The Long View 2006-09-01: The Overthrow of Islam

The politicization of religion is a nuisance. Unfortunately, it is often less than clear what counts as politicization when you get started.

The Overthrow of Islam

"Taking the turban" was the term that American and European mariners called the practice of formally embracing Islam when captured by Muslim pirates. One took the turban to lengthen one's life and to avoid slavery. As we all know, two journalists working for the Fox network recently revived the custom (though not, alas, the term) when they were captured by a previously unknown Palestinian group. The incident occasioned these thoughts from Mark Steyn:

The bad news is that Islam will soon be able to enforce submission-conversion at the point of a nuke. The good news is that any religion that needs to do that is, by definition, a weak one. More than that, the fierce faith of the 8th century Muslim warrior has been mostly replaced by a lot of hastily cobbled-together flimflam bought wholesale from clapped out European totalitarian pathologies. It would have struck almost any other ruler of Persia as absurd and unworthy to be as pitifully obsessed with Holocaust denial as President Ahmadinejad is: talk about a bad case of Europhile cultural cringe. But in today's mosques and madrassahs there is almost as little contemplation of the divine as there is in the typical Anglican sermon. The great Canadian columnist David Warren argues that Islam is desperately weak, that it has been "idiotized" by these obsolescent imports of mid-20th century Fascism. I'm not sure I'd go that far, but, if Washington had half the psy-ops spooks the movies like to think we have, the spiritual neglect in latter-day Islam is a big Achilles' heel just ripe for exploiting.

To this one might ask, "weak in what sense?" We know from many decades' experience that the Stockholm Syndrome can turn submission based on fear into submission based on conviction. The answer Steyn's piece implies is that Islamist Islam has been drained of the content that might form the basis of conviction. Violent Islamists go to mosques, according to this view, in order to have their political and social views reaffirmed, in rather the way that some people go to liberal churches in order to hear their progressive politics preached to them. Maybe this is true, but we should recall that the liberal denominations in the West have been losing members for two generations. As one wag put it, why go to hear a in sermon on Sunday what one has read over breakfast on the editorial page of The New York Times? Conservative denominations have been gaining adherents, but their conservatism is theological rather than political; to the extent these denominations support a political view, that support is a side effect.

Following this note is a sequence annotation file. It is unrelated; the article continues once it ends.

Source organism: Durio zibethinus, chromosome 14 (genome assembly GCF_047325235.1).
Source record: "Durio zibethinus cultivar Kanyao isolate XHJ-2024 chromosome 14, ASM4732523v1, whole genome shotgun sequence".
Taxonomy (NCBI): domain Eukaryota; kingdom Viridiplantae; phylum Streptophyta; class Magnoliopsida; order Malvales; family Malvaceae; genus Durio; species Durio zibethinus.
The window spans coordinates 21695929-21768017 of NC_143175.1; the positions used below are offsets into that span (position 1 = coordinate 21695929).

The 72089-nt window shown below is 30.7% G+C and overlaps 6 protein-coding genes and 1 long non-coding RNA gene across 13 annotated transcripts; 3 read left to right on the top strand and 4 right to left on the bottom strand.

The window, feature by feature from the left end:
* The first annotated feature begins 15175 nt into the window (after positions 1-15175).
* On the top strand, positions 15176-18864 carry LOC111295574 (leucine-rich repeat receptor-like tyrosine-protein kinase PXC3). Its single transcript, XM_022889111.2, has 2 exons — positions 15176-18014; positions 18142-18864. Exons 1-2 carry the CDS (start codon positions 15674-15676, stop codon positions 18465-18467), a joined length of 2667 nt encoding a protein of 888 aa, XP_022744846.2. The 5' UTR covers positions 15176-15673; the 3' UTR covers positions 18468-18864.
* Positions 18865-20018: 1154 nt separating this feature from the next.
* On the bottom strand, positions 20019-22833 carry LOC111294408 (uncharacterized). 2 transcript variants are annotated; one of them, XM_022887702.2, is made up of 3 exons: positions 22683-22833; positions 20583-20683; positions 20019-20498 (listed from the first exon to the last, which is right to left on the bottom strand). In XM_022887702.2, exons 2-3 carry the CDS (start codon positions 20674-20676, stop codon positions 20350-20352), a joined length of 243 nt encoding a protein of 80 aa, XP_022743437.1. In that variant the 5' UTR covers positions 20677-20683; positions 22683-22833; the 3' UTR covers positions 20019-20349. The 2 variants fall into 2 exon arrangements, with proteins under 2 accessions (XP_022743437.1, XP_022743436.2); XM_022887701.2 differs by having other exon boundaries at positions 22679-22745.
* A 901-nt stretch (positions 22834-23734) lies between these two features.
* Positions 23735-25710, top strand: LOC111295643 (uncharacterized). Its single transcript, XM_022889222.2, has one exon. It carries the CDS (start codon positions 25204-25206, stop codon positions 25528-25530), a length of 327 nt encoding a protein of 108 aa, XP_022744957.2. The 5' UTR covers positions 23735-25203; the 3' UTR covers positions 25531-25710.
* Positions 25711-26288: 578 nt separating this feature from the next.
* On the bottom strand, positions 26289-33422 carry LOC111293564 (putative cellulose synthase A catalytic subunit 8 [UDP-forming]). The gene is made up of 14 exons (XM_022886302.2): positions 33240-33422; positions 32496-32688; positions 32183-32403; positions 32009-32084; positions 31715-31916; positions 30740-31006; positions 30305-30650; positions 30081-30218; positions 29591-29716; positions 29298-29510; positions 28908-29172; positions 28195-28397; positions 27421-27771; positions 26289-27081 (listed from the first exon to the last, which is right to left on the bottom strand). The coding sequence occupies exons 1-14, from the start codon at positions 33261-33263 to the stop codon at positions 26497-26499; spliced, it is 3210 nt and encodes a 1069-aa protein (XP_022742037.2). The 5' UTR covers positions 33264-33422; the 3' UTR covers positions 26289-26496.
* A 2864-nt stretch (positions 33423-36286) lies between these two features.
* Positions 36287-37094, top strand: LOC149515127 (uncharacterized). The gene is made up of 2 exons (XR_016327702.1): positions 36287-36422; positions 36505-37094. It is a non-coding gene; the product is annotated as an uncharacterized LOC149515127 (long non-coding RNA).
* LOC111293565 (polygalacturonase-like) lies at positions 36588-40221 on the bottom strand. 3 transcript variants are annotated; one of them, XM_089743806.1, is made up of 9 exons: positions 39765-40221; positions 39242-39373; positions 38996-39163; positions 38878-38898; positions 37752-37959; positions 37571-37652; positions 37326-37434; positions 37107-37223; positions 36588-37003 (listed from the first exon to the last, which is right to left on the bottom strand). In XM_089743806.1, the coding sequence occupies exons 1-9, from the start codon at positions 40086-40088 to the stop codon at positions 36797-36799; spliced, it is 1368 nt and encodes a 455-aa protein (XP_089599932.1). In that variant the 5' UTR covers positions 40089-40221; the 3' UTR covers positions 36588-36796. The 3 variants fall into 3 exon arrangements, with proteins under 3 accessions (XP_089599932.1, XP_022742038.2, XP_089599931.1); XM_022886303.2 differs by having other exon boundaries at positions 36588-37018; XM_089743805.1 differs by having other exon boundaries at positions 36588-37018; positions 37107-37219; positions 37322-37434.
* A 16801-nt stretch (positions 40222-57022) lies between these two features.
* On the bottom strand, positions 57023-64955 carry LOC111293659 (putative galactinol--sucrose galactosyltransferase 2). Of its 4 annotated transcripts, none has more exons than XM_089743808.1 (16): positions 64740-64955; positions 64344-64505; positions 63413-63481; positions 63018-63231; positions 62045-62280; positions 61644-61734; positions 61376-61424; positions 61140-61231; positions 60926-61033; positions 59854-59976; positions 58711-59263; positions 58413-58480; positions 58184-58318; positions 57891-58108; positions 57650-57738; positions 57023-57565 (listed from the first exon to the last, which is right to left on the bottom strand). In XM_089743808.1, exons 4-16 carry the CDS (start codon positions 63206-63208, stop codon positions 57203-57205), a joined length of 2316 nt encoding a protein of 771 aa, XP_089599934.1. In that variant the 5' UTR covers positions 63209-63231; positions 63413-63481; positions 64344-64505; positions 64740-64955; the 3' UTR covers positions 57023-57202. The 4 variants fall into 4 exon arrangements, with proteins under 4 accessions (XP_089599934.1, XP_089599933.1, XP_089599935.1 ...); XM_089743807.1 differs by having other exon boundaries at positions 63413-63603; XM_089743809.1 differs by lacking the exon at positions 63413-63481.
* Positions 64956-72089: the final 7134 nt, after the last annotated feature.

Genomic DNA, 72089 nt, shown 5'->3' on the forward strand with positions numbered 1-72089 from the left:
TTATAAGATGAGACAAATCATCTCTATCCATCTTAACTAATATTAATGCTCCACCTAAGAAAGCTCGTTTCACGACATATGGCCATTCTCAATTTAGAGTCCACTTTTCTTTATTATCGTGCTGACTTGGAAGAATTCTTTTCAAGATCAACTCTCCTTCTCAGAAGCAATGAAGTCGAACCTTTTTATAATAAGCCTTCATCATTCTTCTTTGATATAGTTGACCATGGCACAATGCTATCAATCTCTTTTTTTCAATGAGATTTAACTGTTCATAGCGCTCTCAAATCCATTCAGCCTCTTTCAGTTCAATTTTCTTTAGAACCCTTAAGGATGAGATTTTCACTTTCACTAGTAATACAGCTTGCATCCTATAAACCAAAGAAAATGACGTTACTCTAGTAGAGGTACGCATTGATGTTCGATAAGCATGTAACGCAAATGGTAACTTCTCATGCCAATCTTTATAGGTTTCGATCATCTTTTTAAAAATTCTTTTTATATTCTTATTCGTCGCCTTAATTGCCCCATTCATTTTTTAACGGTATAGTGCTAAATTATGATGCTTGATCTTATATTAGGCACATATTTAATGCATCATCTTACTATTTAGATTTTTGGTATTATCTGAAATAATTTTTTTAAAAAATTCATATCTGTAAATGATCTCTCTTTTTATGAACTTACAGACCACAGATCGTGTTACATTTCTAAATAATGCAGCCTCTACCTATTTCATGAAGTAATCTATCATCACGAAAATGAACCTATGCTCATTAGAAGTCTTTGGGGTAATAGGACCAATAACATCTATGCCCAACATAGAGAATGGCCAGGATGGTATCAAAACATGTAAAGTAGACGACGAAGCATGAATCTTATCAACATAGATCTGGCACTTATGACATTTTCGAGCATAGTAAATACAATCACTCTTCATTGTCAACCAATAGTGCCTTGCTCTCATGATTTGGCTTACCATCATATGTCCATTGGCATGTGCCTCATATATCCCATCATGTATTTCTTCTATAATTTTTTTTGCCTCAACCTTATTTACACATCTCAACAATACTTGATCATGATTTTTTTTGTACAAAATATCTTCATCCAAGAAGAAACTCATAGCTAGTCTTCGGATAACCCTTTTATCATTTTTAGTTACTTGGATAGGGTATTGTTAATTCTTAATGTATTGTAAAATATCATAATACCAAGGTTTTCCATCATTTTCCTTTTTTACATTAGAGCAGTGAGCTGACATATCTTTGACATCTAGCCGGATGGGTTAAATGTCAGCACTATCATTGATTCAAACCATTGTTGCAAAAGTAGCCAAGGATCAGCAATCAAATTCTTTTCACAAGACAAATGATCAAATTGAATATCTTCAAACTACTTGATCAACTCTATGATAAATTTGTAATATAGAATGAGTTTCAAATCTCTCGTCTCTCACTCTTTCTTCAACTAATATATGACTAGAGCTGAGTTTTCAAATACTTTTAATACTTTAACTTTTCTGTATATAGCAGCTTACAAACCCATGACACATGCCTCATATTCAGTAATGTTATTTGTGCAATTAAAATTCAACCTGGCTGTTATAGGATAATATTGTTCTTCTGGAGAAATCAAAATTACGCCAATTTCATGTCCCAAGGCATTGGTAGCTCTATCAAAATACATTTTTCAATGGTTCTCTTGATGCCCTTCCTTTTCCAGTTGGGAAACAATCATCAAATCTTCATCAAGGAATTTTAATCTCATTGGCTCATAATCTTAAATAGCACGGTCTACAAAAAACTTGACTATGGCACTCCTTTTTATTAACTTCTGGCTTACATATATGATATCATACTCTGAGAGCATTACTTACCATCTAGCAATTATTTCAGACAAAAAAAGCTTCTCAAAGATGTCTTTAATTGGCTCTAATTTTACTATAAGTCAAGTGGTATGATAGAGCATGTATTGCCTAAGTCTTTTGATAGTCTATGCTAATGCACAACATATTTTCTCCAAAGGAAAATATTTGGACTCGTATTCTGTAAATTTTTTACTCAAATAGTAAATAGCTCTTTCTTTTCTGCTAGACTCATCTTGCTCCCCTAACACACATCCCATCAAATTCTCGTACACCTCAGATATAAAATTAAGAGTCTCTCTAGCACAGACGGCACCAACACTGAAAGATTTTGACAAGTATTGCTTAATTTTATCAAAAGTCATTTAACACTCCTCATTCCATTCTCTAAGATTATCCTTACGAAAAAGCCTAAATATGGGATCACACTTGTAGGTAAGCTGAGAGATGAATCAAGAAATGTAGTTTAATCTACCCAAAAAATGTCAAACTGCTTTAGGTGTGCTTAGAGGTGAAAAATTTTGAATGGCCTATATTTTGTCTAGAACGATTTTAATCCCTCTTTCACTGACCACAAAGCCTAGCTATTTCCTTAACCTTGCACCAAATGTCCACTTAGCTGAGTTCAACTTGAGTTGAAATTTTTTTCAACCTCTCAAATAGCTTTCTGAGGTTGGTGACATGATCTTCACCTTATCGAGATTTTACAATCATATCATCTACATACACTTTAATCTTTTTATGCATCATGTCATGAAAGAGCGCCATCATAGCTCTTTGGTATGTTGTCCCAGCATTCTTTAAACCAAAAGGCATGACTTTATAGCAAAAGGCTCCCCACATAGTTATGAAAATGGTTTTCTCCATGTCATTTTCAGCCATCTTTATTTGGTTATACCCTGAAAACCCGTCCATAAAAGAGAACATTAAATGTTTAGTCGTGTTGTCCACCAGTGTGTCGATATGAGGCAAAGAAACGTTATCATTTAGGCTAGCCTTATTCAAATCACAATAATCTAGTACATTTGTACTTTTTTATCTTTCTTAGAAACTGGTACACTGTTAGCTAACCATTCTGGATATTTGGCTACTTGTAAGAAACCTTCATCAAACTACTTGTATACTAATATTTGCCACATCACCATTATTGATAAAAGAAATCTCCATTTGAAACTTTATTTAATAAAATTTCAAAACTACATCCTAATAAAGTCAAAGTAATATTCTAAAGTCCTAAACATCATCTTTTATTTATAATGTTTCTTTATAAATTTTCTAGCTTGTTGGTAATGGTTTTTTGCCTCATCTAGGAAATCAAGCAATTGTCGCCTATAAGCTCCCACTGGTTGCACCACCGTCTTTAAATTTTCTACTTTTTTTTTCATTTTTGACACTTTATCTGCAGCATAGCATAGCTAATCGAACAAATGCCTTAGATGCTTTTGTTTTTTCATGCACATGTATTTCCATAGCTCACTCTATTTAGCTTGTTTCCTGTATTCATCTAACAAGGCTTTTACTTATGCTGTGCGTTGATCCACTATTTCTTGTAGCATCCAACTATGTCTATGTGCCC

Perhaps Steyn is suggesting that Islamism collapses when submission can no longer be enforced at gunpoint. The problem with that hypothesis is that it fits badly with the fact that the idiotized Islam to which Warren refers works best in its Western colonies, where the state, as yet, gives no coercive support to Islam. The more interesting possibility is that Islamism might awaken spiritual needs that it cannot satisfy. In that case, Islamism might be like the Hindenburg: a huge and impressive vehicle that could explode in a shower of apostasy (presumably through conversion to Christianity) given a little encouragement.

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If you look into the void intelligently, the void will look back at you intelligently. Web searches have a similar quality. If you insist on finding a statistic online, even a statistic that could not possibly be compiled, the Web will give you a number, such as this assertion that 660-plus Muslims an hour are leaving Islam. That link is, actually, more interesting as a gateway to sources for the evangelization of Muslims. The subject is scarcely new: the Time Magazine cover story for June 30, 2003 was Should Christians Convert Muslims? My own answer to that question is "Yes, obviously!" I am particularly ashamed of the reluctance of Catholic institutions to become involved in evangelization efforts. However, I am also aware that pursuing such a policy for reasons of geopolitics is to do so for the wrong reason. Evangelization conducted for any purpose other than the good of the prospective convert is likely to have ironic results. One such result, for instance, might be the creation an idiotized, synthetic parody of religion; a Christian version of Islamism might be just as much of a nuisance as Islamism.

We hear now of Christian undergrounds of recent converts in Muslim countries. This is unprecedented. It was notoriously the case for centuries that Muslims almost never converted. If this trend continues, it is likely to do so because it is nobody's policy.

Copyright © 2006 by John J. Reilly

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